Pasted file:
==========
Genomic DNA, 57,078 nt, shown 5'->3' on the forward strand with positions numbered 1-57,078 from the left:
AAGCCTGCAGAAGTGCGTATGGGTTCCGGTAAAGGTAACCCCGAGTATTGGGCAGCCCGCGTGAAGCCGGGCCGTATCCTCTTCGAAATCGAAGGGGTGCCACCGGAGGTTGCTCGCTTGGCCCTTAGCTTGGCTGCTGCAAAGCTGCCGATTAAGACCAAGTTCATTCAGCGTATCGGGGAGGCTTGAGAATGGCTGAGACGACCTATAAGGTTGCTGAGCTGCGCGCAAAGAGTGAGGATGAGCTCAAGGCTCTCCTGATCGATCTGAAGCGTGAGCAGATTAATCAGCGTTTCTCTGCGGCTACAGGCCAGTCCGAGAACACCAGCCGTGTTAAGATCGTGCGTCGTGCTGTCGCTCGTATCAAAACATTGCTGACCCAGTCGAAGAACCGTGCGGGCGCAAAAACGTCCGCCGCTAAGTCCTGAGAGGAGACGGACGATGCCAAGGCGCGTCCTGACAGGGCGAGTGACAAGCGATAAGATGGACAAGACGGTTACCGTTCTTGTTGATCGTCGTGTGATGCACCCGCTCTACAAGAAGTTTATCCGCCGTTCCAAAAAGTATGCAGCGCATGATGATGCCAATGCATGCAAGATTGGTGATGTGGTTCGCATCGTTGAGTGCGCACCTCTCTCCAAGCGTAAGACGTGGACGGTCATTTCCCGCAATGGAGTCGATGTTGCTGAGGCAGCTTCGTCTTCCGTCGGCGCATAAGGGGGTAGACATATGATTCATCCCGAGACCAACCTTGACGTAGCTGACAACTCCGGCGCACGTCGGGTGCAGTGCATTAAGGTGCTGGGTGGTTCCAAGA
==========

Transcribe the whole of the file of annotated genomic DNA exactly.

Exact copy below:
Genomic DNA, 57,078 nt, shown 5'->3' on the forward strand with positions numbered 1-57,078 from the left:
AAGCCTGCAGAAGTGCGTATGGGTTCCGGTAAAGGTAACCCCGAGTATTGGGCAGCCCGCGTGAAGCCGGGCCGTATCCTCTTCGAAATCGAAGGGGTGCCACCGGAGGTTGCTCGCTTGGCCCTTAGCTTGGCTGCTGCAAAGCTGCCGATTAAGACCAAGTTCATTCAGCGTATCGGGGAGGCTTGAGAATGGCTGAGACGACCTATAAGGTTGCTGAGCTGCGCGCAAAGAGTGAGGATGAGCTCAAGGCTCTCCTGATCGATCTGAAGCGTGAGCAGATTAATCAGCGTTTCTCTGCGGCTACAGGCCAGTCCGAGAACACCAGCCGTGTTAAGATCGTGCGTCGTGCTGTCGCTCGTATCAAAACATTGCTGACCCAGTCGAAGAACCGTGCGGGCGCAAAAACGTCCGCCGCTAAGTCCTGAGAGGAGACGGACGATGCCAAGGCGCGTCCTGACAGGGCGAGTGACAAGCGATAAGATGGACAAGACGGTTACCGTTCTTGTTGATCGTCGTGTGATGCACCCGCTCTACAAGAAGTTTATCCGCCGTTCCAAAAAGTATGCAGCGCATGATGATGCCAATGCATGCAAGATTGGTGATGTGGTTCGCATCGTTGAGTGCGCACCTCTCTCCAAGCGTAAGACGTGGACGGTCATTTCCCGCAATGGAGTCGATGTTGCTGAGGCAGCTTCGTCTTCCGTCGGCGCATAAGGGGGTAGACATATGATTCATCCCGAGACCAACCTTGACGTAGCTGACAACTCCGGCGCACGTCGGGTGCAGTGCATTAAGGTGCTGGGTGGTTCCAAGA